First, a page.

Qualcomm’s Newest Chip Brings AI to Wi-Fi

The FastConnect 7900 relies on AI to improve connectivity while reducing power

3 min read

Illustration of a square with another square embedded in it. The inner one has a Wi-Fi symbol, and multiple lines and dots rising vertically out of it.
Andriy Onufriyenko/Getty Images

Wireless spectrum is always at a premium—if you’ve ever tried to connect to Wi-Fi in a crowded airport or stadium, you know the pain that comes from crowded spectrum use. That’s why the industry continues to tinker with ways to get the most out of available spectrum. The latest example: Qualcomm’s FastConnect 7900 chip, which the company unveiled Monday at Mobile World Congress in Barcelona.

Qualcomm touts the FastConnect 7900 as a provider of “AI-enhanced” Wi-Fi 7, which the company views as an opportunity to create more reliable wireless connections. The chip will also better integrate the disparate technologies of Wi-Fi, Bluetooth, and ultrawideband for consumer applications. In addition, the chip can support two connections to the same device over the same spectrum band.

The FastConnect 7900 comes as the wireless industry renews its focus on reliability with Wi-Fi 7, the wireless tech standard’s latest generation. The emphasis comes in addition improving throughput and decreasing latency, something to which every Wi-Fi generation contributes.

(Wi-Fi is a range of wireless networking protocols based on the IEEE 802.11 set of standards. The IEEE is IEEE Spectrum‘s parent organization.)

AI-Enhanced Wi-Fi

“[Wi-Fi’s] a bit like the wild, wild West,” says Javier del Prado, vice president for mobile connectivity at Qualcomm. “It’s all sorts of devices out there, congestion, devices that come in and go off, access points that do this, access points that do that—it’s very difficult to guarantee service.” Del Prado says that AI is the “perfect tool” to change that.

Key to the FastConnect 7900’s capabilities is the chip’s ability to detect what applications are in use by the device. Different applications use Wi-Fi differently: For example, streaming a video may require more data throughput, while a voice chat needs to prioritize low latency. After the chip has determined what applications are in use, it can optimize power and latency on a case-by-case basis.

Using AI to manage wireless spectrum connections isn’t a new problem or solution, but Qualcomm’s chip benefits from running everything on-device. “It has to run on the device to be effective,” says del Prado. “We need to make decisions at the microsecond level.”

Put another way, using the Wi-Fi connection itself to transmit the information about how to adjust the Wi-Fi connection would defeat the purpose of AI management in the first place—by the time the chip receives the information, it’d be way out of date.

Also important: The chip doesn’t suck power—in fact, it saves power overall. “These are fairly simple models,” says del Prado. “It’s not a 5 billion parameter AI. It’s a much smaller model. The key performance indicators are the speed and the accuracy.”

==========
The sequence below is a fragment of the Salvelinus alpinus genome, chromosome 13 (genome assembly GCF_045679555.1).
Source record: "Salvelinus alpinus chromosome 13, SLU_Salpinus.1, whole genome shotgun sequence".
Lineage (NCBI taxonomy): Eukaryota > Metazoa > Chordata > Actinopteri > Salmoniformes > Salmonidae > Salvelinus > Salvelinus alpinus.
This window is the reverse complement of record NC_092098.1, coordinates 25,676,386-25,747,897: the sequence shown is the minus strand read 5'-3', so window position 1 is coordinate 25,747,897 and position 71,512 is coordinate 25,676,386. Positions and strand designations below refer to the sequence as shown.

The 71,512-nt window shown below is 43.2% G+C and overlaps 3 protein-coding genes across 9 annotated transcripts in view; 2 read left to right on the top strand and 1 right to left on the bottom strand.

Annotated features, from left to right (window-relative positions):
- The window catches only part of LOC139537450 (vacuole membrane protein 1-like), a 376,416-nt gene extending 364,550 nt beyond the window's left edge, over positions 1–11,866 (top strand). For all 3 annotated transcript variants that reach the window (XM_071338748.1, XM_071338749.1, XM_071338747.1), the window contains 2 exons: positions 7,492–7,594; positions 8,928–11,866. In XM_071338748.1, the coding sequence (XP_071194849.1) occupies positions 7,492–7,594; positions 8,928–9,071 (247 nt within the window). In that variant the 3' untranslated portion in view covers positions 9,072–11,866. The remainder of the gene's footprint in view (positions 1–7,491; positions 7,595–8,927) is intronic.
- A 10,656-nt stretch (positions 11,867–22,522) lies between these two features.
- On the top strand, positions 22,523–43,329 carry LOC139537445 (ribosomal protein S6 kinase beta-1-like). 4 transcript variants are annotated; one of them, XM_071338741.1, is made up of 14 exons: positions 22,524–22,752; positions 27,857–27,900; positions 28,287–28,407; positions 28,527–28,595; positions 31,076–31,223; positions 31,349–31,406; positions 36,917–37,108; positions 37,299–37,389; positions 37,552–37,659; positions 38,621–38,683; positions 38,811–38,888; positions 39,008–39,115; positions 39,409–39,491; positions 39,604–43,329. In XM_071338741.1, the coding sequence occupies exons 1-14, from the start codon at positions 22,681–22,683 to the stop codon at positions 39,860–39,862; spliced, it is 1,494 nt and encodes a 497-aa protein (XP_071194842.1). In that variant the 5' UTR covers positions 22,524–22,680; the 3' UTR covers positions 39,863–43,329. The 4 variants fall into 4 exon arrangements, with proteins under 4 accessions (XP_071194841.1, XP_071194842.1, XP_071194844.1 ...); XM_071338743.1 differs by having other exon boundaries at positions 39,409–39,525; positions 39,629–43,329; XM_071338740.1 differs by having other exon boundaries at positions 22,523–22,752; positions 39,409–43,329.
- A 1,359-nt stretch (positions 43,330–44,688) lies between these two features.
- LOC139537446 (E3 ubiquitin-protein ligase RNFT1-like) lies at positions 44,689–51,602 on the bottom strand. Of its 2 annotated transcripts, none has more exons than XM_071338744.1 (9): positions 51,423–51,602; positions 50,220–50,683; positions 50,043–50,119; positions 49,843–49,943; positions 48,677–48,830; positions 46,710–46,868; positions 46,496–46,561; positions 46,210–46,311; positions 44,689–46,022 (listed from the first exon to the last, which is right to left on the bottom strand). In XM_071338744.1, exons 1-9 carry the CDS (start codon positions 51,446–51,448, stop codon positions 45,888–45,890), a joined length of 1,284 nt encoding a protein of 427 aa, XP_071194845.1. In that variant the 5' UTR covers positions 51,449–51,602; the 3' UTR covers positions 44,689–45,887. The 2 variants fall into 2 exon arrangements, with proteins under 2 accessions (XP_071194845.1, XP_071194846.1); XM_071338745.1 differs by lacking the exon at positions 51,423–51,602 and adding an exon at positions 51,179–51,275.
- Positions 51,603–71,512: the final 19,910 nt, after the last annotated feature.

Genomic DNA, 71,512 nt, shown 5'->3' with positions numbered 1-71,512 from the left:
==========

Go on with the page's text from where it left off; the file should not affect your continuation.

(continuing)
Del Prado says that the chip’s power consumption is negligible. In fact, because of its ability to optimize power depending on what applications are running, the chip saves its device up to 30 percent in power consumption.

Wi-Fi and Bluetooth and Ultrawideband, All in One

Outside of cellular, Wi-Fi is the most common way our phones connect with the world. But it’s not the only tech—Bluetooth is used for things like wireless earbuds, and ultrawideband (UWB) also sees some use for applications like item tracking (think Apple’s AirPods) and locking and unlocking cars remotely. All three technologies rely heavily on proximity and distance ranging to maintain wireless connections.

“There are all these use cases that use proximity and that use different technologies,” says del Prado. “Different technologies bring different benefits. There’s not always a single technology that fits all use cases. But that creates complexity.”

Qualcomm’s FastConnect 7900, del Prado says, will hide that complexity. “We make it technology-agnostic for the consumer.”

Sharing Spectrum Bands

One final trick the FastConnect 7900 offers is an ability to host two Wi-Fi connections on the same band of spectrum. Here, the chip is building on previous FastConnect generations. “We already introduced what we call ‘hybrid-simultaneous’—this is the capability of doing multiple channels simultaneously on the 5- and 6-gigahertz bands,” says del Prado.

New to the 7900 is audio over Wi-Fi, says del Prado. Qualcomm is calling it “XPAN,” and it’s a separate channel for audio only in those 5-GHz and 6-GHz bands.

This matters because those spectrum bands can deliver a much higher audio quality to the device compared to, say, Bluetooth, which operates in the 2.4-GHz band. By carving out a separate channel just for audio, says del Prado, the 7900 chip can provide that much better audio quality without it succumbing to the strain that typically emerges when multiple connections demand the same wireless signal. “That’s something that cannot be done with Bluetooth today, because it’s bandwidth-limited,” says del Prado.

Qualcomm is already sampling the FastConnect 7900 to its customers—that is, manufacturers of phones and similar devices. Del Prado estimates that the first products with the chip will hit the market in the second half of the year. “When the new round of premium Android phones hits the market later this year, those should support this functionality.”

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